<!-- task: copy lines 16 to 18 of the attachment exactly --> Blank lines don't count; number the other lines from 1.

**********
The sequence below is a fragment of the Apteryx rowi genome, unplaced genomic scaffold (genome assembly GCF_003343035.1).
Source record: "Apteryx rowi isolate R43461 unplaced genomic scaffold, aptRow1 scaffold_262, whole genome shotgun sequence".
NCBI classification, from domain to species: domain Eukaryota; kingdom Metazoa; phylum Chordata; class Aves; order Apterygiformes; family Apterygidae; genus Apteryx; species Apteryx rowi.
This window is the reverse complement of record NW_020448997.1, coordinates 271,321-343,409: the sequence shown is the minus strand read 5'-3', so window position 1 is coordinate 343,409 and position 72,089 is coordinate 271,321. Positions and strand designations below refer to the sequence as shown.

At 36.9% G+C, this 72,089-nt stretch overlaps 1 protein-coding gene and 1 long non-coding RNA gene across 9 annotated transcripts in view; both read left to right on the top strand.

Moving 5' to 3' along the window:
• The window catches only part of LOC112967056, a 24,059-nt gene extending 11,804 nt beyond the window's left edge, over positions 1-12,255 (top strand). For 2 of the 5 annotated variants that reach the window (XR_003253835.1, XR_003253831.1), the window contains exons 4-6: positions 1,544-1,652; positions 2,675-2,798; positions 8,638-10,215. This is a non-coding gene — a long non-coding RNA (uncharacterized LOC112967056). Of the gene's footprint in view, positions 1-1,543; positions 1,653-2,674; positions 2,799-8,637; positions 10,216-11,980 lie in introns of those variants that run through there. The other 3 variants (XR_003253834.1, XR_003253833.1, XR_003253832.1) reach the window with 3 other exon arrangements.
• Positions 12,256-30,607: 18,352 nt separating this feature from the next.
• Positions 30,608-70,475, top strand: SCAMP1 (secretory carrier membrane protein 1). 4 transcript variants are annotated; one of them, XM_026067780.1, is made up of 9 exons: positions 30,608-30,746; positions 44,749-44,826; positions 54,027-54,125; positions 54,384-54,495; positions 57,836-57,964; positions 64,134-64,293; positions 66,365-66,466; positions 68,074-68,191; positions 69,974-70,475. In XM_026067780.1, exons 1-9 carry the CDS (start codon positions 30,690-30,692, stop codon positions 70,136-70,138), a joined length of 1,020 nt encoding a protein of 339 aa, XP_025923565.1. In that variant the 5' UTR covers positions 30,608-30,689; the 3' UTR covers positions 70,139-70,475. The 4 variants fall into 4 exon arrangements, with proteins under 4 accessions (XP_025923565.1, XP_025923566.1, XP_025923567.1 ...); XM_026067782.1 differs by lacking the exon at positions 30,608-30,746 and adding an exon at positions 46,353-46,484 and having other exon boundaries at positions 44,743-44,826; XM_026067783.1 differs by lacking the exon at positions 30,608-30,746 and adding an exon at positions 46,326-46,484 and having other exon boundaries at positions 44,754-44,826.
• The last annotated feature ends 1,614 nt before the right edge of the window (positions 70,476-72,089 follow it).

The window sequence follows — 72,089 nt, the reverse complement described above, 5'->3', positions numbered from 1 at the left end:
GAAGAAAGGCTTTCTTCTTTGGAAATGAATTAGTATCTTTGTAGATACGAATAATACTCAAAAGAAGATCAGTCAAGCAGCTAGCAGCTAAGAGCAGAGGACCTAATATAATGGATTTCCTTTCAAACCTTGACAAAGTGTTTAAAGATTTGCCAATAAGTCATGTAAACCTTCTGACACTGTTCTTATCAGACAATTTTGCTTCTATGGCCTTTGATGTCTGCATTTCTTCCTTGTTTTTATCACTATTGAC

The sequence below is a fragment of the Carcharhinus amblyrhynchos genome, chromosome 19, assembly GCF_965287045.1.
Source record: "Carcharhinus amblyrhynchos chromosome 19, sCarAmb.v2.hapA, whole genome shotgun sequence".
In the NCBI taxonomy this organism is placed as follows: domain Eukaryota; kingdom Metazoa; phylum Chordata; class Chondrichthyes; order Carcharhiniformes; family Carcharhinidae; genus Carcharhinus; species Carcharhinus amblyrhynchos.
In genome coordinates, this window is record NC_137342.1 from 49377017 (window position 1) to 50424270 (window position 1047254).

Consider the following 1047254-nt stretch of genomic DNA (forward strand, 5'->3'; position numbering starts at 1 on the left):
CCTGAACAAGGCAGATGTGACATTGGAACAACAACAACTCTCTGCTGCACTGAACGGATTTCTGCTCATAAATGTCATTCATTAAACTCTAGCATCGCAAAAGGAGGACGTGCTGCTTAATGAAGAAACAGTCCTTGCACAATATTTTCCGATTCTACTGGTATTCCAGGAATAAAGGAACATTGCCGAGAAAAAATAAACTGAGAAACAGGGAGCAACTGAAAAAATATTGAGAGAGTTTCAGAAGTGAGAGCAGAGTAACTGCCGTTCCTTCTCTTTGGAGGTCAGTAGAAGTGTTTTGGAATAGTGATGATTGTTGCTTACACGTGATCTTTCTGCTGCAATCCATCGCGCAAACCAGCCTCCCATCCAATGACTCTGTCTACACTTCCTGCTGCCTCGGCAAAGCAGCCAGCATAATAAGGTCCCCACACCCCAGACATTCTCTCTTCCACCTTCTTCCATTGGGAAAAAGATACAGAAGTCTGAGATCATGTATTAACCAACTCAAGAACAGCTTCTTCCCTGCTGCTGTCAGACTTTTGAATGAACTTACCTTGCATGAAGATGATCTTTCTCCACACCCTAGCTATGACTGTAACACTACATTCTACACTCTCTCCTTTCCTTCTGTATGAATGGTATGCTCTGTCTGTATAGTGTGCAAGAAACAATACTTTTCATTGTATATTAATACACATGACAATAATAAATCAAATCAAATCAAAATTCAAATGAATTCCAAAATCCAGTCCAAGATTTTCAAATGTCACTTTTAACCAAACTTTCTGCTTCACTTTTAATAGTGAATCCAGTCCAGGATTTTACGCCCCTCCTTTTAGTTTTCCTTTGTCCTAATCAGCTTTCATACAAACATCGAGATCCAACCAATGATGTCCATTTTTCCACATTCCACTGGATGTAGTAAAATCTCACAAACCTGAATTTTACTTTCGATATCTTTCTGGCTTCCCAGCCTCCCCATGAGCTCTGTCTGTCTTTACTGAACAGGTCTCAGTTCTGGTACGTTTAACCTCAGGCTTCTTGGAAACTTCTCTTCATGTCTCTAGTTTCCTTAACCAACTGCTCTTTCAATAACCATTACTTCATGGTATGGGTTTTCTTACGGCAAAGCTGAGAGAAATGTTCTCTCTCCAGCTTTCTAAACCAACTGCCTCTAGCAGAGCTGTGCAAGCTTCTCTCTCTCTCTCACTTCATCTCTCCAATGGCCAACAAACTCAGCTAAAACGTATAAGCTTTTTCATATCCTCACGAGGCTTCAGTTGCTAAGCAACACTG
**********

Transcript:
In genome coordinates, this window is record NC_137342.1 from 49377017 (window position 1) to 50424270 (window position 1047254).

Consider the following 1047254-nt stretch of genomic DNA (forward strand, 5'->3'; position numbering starts at 1 on the left):
CCTGAACAAGGCAGATGTGACATTGGAACAACAACAACTCTCTGCTGCACTGAACGGATTTCTGCTCATAAATGTCATTCATTAAACTCTAGCATCGCAAAAGGAGGACGTGCTGCTTAATGAAGAAACAGTCCTTGCACAATATTTTCCGATTCTACTGGTATTCCAGGAATAAAGGAACATTGCCGAGAAAAAATAAACTGAGAAACAGGGAGCAACTGAAAAAATATTGAGAGAGTTTCAGAAGTGAGAGCAGAGTAACTGCCGTTCCTTCTCTTTGGAGGTCAGTAGAAGTGTTTTGGAATAGTGATGATTGTTGCTTACACGTGATCTTTCTGCTGCAATCCATCGCGCAAACCAGCCTCCCATCCAATGACTCTGTCTACACTTCCTGCTGCCTCGGCAAAGCAGCCAGCATAATAAGGTCCCCACACCCCAGACATTCTCTCTTCCACCTTCTTCCATTGGGAAAAAGATACAGAAGTCTGAGATCATGTATTAACCAACTCAAGAACAGCTTCTTCCCTGCTGCTGTCAGACTTTTGAATGAACTTACCTTGCATGAAGATGATCTTTCTCCACACCCTAGCTATGACTGTAACACTACATTCTACACTCTCTCCTTTCCTTCTGTATGAATGGTATGCTCTGTCTGTATAGTGTGCAAGAAACAATACTTTTCATTGTATATTAATACACATGACAATAATAAATCAAATCAAATCAAAATTCAAATGAATTCCAAAATCCAGTCCAAGATTTTCAAATGTCACTTTTAACCAAACTTTCTGCTTCACTTTTAATAGTGAATCCAGTCCAGGATTTTACGCCCCTCCTTTTAGTTTTCCTTTGTCCTAATCAGCTTTCATACAAACATCGAGATCCAACCAATGATGTCCATTTTTCCACATTCCACTGGATGTAGTAAAATCTCACAAACCTGAATTTTACTTTCGATATCTTTCTGGCTTCCCAGCCTCCCCATGAGCTCTGTCTGTCTTTACTGAACAGGTCTCAGTTCTGGTACGTTTAACCTCAGGCTTCTTGGAAACTTCTCTTCATGTCTCTAGTTTCCTTAACCAACTGCTCTTTCAATAACCATTACTTCATGGTATGGGTTTTCTTACGGCAAAGCTGAGAGAAATGTTCTCTCTCCAGCTTTCTAAACCAACTGCCTCTAGCAGAGCTGTGCAAGCTTCTCTCTCTCTCTCACTTCATCTCTCCAATGGCCAACAAACTCAGCTAAAACGTATAAGCTTTTTCATATCCTCACGAGGCTTCAGTTGCTAAGCAACACTG